My Bull Terrier Cassini is about 9 years old and came to me via Bull Terrier Club Welfare Trust. She had been used as a breeding bitch in a Welsh puppy farm and was in a right state, covered in sores, welts and serious damage to her teats to the point where mastitis was suspected. Poor girl. Yet she watched me quietly while I was at the kennel and didn’t make a sound. It was love at first sight for us both; she came home with me that day and I’ve not regretted a single day since. She has taught me so much and is what you might call a mummy’s girl.
It took a long time to re-train her, not only how to live as a pet in a home with a family but also normal dog like behaviour. My mini Bull Terrier Koda played a big part in her training, with his determination after 6 months she picked up a ball and dropped it at his feet in an invitation to play. I literally cried with joy. She had been working with me from the first month but she never liked working with reactive dogs, always preferring to go home or point of safety; she was and still is a sweet, friendly and non-confrontational girl.
In my haste to train her though I made a rookie error and incorrectly trained her to be obsessed with balls in order to teach recalls with distractions. Cassini would crash through anything to the point of physically injuring herself in order to get and play with a ball. She would turn somersaults (a 29kg muscle-bound Bull Terrier turning somersaults!), skid, slide, go through fencing, thorn bushes, doors, furniture, dogs, people until she exhausted herself. At some point she must have hurt herself internally but never let on. Until now.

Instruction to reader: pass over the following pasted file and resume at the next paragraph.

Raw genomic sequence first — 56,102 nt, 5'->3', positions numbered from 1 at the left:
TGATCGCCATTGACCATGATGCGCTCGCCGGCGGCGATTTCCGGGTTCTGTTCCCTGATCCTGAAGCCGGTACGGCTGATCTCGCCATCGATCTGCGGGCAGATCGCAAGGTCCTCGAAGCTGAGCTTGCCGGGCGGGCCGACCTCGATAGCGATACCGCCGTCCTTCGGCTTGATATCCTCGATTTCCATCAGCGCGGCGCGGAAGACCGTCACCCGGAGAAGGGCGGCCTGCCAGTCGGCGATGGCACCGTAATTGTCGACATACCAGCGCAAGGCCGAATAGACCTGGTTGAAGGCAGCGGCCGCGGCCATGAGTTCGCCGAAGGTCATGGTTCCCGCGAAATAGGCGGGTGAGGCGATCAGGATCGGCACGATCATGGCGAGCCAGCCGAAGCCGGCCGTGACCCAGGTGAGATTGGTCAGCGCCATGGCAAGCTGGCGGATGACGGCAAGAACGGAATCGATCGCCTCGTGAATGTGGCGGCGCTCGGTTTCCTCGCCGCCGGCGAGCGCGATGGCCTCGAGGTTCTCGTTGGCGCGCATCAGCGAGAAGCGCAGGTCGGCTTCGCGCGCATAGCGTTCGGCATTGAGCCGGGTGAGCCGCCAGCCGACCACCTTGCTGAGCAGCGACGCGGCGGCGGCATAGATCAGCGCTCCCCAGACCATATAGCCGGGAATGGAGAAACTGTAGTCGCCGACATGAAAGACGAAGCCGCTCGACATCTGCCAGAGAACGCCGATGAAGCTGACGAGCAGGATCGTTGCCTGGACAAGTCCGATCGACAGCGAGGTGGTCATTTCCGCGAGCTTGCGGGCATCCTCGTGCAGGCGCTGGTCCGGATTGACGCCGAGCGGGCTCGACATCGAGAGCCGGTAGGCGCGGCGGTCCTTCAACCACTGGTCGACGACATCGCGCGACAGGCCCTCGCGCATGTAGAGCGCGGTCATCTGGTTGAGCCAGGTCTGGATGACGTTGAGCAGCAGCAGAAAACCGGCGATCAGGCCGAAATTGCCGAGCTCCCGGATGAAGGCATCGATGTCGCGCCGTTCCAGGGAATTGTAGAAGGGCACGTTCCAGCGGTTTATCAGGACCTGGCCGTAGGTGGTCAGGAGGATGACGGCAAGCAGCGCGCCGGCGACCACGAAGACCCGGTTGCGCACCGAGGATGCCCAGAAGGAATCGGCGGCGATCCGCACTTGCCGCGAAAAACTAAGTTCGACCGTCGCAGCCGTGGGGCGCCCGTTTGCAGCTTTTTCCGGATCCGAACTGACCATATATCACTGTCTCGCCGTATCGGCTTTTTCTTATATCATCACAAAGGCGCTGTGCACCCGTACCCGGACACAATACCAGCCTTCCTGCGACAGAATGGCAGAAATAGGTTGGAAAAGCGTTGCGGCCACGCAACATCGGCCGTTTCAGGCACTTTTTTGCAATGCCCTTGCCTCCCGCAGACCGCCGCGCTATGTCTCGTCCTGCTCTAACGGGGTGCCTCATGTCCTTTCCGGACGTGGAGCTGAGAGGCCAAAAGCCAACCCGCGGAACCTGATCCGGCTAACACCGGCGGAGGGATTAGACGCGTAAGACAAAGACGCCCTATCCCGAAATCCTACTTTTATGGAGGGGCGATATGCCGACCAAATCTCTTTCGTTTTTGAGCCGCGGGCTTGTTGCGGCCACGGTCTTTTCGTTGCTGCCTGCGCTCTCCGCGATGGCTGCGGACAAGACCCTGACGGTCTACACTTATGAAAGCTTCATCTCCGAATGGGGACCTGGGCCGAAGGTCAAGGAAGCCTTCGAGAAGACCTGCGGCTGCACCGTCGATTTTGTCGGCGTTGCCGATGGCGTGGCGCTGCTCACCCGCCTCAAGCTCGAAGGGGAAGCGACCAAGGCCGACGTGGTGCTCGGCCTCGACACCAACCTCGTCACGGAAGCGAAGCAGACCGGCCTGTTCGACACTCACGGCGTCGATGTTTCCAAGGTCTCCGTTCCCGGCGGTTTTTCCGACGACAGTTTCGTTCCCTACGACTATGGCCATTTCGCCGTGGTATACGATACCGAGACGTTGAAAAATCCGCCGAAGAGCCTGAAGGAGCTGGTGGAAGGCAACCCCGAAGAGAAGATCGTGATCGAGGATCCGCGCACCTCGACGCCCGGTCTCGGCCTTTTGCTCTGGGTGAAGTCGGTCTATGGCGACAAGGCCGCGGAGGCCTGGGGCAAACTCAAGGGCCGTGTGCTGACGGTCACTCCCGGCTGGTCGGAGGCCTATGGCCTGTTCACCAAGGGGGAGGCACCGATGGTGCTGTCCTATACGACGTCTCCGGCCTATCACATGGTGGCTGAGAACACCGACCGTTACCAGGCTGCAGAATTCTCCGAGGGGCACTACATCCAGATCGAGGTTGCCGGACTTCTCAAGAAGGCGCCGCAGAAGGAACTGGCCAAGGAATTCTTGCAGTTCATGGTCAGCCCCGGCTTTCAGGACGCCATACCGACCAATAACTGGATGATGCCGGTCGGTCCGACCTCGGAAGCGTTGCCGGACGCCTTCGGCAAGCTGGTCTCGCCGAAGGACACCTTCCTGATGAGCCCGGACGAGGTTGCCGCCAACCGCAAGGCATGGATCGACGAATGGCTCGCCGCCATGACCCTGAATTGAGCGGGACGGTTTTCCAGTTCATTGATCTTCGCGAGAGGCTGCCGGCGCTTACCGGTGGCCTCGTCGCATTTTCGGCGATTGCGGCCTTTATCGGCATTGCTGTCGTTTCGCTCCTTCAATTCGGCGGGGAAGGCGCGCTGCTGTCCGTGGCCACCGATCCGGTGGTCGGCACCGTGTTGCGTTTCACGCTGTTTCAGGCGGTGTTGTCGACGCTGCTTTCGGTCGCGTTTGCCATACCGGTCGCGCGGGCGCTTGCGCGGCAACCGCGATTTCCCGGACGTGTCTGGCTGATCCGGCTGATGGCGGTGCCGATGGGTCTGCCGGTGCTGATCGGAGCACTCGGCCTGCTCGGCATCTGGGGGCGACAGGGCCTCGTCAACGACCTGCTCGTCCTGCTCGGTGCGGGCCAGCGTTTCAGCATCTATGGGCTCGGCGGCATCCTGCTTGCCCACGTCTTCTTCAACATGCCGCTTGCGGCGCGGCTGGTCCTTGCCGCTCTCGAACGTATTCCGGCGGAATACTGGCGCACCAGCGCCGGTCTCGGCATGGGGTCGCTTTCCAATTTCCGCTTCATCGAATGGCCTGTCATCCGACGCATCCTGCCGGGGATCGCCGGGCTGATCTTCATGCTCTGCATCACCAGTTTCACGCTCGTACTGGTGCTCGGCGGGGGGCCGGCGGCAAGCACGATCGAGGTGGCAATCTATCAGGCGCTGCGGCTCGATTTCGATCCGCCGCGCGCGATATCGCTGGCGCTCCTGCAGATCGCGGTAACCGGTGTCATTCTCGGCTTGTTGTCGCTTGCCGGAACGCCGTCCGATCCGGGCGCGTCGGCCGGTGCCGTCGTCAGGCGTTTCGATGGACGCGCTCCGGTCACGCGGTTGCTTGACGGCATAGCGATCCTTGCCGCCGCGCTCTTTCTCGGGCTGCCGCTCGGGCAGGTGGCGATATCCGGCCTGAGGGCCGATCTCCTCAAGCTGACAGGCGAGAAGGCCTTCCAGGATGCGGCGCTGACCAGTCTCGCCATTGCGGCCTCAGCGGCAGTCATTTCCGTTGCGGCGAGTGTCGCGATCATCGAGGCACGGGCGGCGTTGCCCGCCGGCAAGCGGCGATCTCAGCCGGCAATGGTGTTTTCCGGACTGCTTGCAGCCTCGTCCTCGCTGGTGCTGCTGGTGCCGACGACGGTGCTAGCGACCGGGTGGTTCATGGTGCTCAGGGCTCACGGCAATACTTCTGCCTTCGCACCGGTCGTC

She always been tight in the hips, Cassini waddles like a goose when she walks but over the last 12-18 months especially the last few months it’s become obvious she is feeling sore in her hip area-if one of my other dogs or even one of us humans leans on her while she is lying down she barks, winces or growls in warning. This from a dog which rarely barks, seriously she only barks in her sleep! I began to think about prevention of old age infliction such as arthritis like using glucosamine and checking her into the creaky club at my vets. Then I met Maddy Casey a Canine and human Bowen Therapist at an event I hosted back in June 2011. Maddy invited me to bring a dog to her to see how she worked in more detail, I chose Cassini.
Cassini loved it! Initially she spent a long time relaxing and greeting Maddy and not letting Maddy do too much Bowen moves. Bowen is a holistic treatment, based in science, using specific hand movements on the skin and underlying tissue, the body shows you where it feels stress or pain and Bowen helps rebalance the body as a whole. Maddy allows the dog to dictate the flow of a session and over the next few sessions Cassini would offer different parts of her body for Maddy to work and for longer, except her left hip area.
Cassini’s self-confidence and ability to demonstrate what she likes and disapproves in her typical gentle way made my observations of these sessions so compelling, I am still learning from this dog which I have lived with for over 6 years; what an awesome tutor she is!
Maddy’s understanding of dogs is wonderfully respectful and I enjoy the sessions just as much as Cassini. During a recent session Cassini offered her sacred spot, the left hip which Maddy worked for just a few moments before calling the session to an end, to end on a good note and left us both feeling something powerful had just occurred. We will continue seeing Maddy, Cassini appears to be more energetic in the days after her Bowen treatment, life in my old girl yet! I’m sure once she has more Bowen treatment in her hip area she will feel less sore; it would be interesting to see a heat image of before and after sessions to see the difference that Maddy can feel while working her.
Have a look at Maddy’s website, she works on vet referral and also draws wonderful greetings cards for sale!